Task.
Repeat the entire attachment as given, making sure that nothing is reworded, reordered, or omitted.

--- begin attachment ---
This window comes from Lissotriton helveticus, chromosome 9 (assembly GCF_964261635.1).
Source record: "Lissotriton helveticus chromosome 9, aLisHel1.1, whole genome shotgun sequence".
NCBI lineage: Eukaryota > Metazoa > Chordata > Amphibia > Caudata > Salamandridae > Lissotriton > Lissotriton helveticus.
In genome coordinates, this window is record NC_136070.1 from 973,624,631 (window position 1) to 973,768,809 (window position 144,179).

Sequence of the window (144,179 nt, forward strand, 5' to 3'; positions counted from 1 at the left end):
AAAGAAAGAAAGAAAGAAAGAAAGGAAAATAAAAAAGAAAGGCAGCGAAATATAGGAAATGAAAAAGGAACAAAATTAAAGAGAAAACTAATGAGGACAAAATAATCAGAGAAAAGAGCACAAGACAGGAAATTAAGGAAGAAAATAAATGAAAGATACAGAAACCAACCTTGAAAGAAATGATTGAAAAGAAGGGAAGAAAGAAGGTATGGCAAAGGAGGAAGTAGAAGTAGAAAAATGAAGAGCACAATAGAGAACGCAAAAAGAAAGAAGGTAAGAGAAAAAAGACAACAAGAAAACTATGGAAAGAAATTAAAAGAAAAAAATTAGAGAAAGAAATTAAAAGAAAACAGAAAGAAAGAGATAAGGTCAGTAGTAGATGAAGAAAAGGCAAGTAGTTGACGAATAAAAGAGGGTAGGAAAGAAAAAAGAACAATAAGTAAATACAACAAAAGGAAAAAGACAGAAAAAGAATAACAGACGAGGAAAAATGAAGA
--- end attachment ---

This window comes from Lissotriton helveticus, chromosome 9 (assembly GCF_964261635.1).
Source record: "Lissotriton helveticus chromosome 9, aLisHel1.1, whole genome shotgun sequence".
NCBI lineage: Eukaryota > Metazoa > Chordata > Amphibia > Caudata > Salamandridae > Lissotriton > Lissotriton helveticus.
In genome coordinates, this window is record NC_136070.1 from 973,624,631 (window position 1) to 973,768,809 (window position 144,179).

Sequence of the window (144,179 nt, forward strand, 5' to 3'; positions counted from 1 at the left end):
AAAGAAAGAAAGAAAGAAAGAAAGGAAAATAAAAAAGAAAGGCAGCGAAATATAGGAAATGAAAAAGGAACAAAATTAAAGAGAAAACTAATGAGGACAAAATAATCAGAGAAAAGAGCACAAGACAGGAAATTAAGGAAGAAAATAAATGAAAGATACAGAAACCAACCTTGAAAGAAATGATTGAAAAGAAGGGAAGAAAGAAGGTATGGCAAAGGAGGAAGTAGAAGTAGAAAAATGAAGAGCACAATAGAGAACGCAAAAAGAAAGAAGGTAAGAGAAAAAAGACAACAAGAAAACTATGGAAAGAAATTAAAAGAAAAAAATTAGAGAAAGAAATTAAAAGAAAACAGAAAGAAAGAGATAAGGTCAGTAGTAGATGAAGAAAAGGCAAGTAGTTGACGAATAAAAGAGGGTAGGAAAGAAAAAAGAACAATAAGTAAATACAACAAAAGGAAAAAGACAGAAAAAGAATAACAGACGAGGAAAAATGAAGA